Tom McGarity is a Professor of Law at University of Texas, Austin and the President for the Center for Progressive Reform. (Courtesy of the University of Texas, Austin School of Law)
Living on Earth's host Steve Curwood talks with Texas University, Austin Law Professor Tom McGarity about President Bush’s executive order that will increase White House control over agencies such as the Environmental Protection Agency and the Occupational Safety and Health Administration. Professor McGarity says the new directive will change federal agencies’ ability to protect the environment and human health.
CURWOOD: President Bush recently amended an executive order that limits the ability of federal agencies, such as the EPA, to create and implement regulations. The changes come as the Bush Administration faces increasing opposition to many of its policies from a Democratic Congress. Joining us to talk about the significance of these new restrictions is Tom McGarity. He’s a Professor of Law at the University of Texas, Austin and the President of the Center for Progressive Reform. Hello Professor McGarity.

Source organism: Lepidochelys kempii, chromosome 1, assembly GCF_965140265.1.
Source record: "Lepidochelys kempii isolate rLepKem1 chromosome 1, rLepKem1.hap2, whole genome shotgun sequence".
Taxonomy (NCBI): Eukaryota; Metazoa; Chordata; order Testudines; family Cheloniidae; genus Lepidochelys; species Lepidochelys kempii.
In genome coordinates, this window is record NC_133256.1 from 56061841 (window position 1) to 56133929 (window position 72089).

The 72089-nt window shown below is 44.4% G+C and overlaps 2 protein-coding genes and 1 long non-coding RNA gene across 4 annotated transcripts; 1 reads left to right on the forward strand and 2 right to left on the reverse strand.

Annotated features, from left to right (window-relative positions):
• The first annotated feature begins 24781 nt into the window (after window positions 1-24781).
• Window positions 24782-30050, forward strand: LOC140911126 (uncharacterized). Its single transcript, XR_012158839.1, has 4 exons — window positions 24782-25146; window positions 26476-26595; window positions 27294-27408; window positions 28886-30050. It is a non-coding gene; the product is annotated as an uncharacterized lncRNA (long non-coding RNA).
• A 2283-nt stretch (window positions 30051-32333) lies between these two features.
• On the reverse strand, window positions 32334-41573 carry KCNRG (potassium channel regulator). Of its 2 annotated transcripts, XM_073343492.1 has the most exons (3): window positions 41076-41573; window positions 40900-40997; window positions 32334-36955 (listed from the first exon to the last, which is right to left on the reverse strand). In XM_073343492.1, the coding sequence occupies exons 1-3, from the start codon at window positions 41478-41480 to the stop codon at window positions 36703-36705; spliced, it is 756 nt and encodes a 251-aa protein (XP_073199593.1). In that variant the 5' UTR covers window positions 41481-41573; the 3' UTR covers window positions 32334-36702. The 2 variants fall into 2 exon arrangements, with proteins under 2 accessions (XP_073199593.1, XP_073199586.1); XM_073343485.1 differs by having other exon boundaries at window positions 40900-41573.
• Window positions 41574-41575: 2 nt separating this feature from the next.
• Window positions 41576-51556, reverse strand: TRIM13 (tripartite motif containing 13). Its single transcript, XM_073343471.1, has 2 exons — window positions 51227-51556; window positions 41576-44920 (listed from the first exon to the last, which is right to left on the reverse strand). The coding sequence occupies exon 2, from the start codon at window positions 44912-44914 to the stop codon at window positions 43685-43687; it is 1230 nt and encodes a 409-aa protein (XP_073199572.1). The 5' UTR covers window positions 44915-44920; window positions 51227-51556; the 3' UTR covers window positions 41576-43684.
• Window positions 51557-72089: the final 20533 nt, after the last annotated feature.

CURWOOD: Please characterize the President’s new executive order for us. What is it and what does it hope to accomplish?
McGARITY: Well, it’s really an amendment to an existing executive order that’s been around since the Clinton Administration and in fact has had predecessors that go back all the way to the Nixon Administration. Ah. the amendments are rather significant, however, in that they broaden the scope of the view of the White House really, through the Office of Management and Budget , over what the regulatory agencies and the, ah, federal bureaucracy can do by way of imposing new regulations on regulated industries.
CURWOOD: Yeah, if you could walk me through some of these new restrictions. For example let me ask you about the language in the new rule that states that when agencies plan on issuing a new regulation they have to prove that it addresses a specific quote “market failure.”